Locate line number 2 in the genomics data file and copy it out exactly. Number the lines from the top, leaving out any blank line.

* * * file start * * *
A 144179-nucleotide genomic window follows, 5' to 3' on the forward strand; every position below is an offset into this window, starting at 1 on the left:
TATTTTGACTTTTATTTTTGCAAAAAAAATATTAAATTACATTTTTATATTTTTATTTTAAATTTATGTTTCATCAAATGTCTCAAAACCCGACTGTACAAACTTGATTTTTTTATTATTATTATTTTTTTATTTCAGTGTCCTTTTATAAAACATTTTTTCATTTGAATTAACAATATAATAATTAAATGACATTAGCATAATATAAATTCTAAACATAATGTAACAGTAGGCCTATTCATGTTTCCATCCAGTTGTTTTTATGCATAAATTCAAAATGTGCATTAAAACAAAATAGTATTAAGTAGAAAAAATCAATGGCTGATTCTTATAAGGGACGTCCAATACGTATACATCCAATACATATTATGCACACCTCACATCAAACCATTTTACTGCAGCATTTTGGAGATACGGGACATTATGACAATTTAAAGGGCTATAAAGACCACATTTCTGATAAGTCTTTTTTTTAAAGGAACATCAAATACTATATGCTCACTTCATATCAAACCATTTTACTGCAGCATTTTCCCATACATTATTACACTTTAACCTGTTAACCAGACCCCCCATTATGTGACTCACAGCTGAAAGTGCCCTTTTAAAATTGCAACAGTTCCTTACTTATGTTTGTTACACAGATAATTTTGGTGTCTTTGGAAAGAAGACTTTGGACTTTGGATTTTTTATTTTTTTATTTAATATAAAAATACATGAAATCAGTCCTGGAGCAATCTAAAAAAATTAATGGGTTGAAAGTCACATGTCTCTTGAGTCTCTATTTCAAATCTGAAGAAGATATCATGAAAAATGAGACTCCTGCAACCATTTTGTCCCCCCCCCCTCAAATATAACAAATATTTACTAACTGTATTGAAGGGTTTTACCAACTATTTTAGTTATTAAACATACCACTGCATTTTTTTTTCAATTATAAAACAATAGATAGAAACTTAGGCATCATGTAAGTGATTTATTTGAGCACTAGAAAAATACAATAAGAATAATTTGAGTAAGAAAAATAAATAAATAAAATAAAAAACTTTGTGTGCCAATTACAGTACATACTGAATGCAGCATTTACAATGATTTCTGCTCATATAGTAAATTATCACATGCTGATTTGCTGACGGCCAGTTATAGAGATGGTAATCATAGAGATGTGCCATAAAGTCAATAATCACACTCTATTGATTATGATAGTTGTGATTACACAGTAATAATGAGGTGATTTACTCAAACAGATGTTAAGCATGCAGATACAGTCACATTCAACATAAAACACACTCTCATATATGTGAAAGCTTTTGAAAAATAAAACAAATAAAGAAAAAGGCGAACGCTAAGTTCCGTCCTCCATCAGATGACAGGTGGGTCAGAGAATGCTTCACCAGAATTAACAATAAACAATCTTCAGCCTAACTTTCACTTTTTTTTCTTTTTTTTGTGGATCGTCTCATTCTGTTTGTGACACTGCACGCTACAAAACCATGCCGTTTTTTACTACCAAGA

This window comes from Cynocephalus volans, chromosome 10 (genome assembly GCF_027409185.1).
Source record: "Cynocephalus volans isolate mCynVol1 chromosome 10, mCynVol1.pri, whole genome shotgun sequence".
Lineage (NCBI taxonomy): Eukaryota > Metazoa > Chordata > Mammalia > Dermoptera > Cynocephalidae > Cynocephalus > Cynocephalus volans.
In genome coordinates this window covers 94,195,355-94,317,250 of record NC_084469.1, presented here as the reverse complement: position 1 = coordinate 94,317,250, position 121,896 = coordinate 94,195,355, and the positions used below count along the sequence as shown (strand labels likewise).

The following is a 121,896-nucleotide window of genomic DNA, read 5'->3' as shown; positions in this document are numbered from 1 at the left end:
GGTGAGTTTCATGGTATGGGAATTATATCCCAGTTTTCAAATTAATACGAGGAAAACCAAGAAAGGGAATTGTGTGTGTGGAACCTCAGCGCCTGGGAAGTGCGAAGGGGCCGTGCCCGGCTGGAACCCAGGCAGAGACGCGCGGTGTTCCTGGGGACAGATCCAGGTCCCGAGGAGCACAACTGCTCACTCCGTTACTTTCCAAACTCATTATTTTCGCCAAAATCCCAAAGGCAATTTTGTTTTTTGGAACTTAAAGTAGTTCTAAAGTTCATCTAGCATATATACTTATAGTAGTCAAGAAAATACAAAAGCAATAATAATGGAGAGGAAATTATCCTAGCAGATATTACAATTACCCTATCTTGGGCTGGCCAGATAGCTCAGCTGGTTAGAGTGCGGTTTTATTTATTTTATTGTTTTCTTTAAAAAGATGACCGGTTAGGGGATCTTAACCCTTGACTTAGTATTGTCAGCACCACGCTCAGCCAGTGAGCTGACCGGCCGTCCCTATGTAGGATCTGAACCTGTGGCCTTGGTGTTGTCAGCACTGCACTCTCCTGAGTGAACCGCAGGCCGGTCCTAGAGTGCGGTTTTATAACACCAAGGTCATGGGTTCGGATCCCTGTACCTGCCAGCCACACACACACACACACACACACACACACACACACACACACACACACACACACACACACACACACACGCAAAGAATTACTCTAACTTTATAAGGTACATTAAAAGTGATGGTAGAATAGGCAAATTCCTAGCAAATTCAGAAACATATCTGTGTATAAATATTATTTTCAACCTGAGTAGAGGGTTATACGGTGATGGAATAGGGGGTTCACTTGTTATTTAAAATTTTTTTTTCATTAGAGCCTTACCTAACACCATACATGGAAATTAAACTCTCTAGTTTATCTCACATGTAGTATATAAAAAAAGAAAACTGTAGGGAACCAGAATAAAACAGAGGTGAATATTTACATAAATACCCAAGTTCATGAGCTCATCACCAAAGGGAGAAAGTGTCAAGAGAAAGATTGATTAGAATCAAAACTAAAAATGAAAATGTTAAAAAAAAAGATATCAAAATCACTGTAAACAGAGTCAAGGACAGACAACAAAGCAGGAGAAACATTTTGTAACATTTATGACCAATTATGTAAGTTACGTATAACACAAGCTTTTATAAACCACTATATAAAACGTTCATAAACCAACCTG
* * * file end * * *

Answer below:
TATTTTGACTTTTATTTTTGCAAAAAAAATATTAAATTACATTTTTATATTTTTATTTTAAATTTATGTTTCATCAAATGTCTCAAAACCCGACTGTACAAACTTGATTTTTTTATTATTATTATTTTTTTATTTCAGTGTCCTTTTATAAAACATTTTTTCATTTGAATTAACAATATAATAATTAAATGACATTAGCATAATATAAATTCTAAACATAATGTAACAGTAGGCCTATTCATGTTTCCATCCAGTTGTTTTTATGCATAAATTCAAAATGTGCATTAAAACAAAATAGTATTAAGTAGAAAAAATCAATGGCTGATTCTTATAAGGGACGTCCAATACGTATACATCCAATACATATTATGCACACCTCACATCAAACCATTTTACTGCAGCATTTTGGAGATACGGGACATTATGACAATTTAAAGGGCTATAAAGACCACATTTCTGATAAGTCTTTTTTTTAAAGGAACATCAAATACTATATGCTCACTTCATATCAAACCATTTTACTGCAGCATTTTCCCATACATTATTACACTTTAACCTGTTAACCAGACCCCCCATTATGTGACTCACAGCTGAAAGTGCCCTTTTAAAATTGCAACAGTTCCTTACTTATGTTTGTTACACAGATAATTTTGGTGTCTTTGGAAAGAAGACTTTGGACTTTGGATTTTTTATTTTTTTATTTAATATAAAAATACATGAAATCAGTCCTGGAGCAATCTAAAAAAATTAATGGGTTGAAAGTCACATGTCTCTTGAGTCTCTATTTCAAATCTGAAGAAGATATCATGAAAAATGAGACTCCTGCAACCATTTTGTCCCCCCCCCCTCAAATATAACAAATATTTACTAACTGTATTGAAGGGTTTTACCAACTATTTTAGTTATTAAACATACCACTGCATTTTTTTTTCAATTATAAAACAATAGATAGAAACTTAGGCATCATGTAAGTGATTTATTTGAGCACTAGAAAAATACAATAAGAATAATTTGAGTAAGAAAAATAAATAAATAAAATAAAAAACTTTGTGTGCCAATTACAGTACATACTGAATGCAGCATTTACAATGATTTCTGCTCATATAGTAAATTATCACATGCTGATTTGCTGACGGCCAGTTATAGAGATGGTAATCATAGAGATGTGCCATAAAGTCAATAATCACACTCTATTGATTATGATAGTTGTGATTACACAGTAATAATGAGGTGATTTACTCAAACAGATGTTAAGCATGCAGATACAGTCACATTCAACATAAAACACACTCTCATATATGTGAAAGCTTTTGAAAAATAAAACAAATAAAGAAAAAGGCGAACGCTAAGTTCCGTCCTCCATCAGATGACAGGTGGGTCAGAGAATGCTTCACCAGAATTAACAATAAACAATCTTCAGCCTAACTTTCACTTTTTTTTCTTTTTTTTGTGGATCGTCTCATTCTGTTTGTGACACTGCACGCTACAAAACCATGCCGTTTTTTACTACCAAGA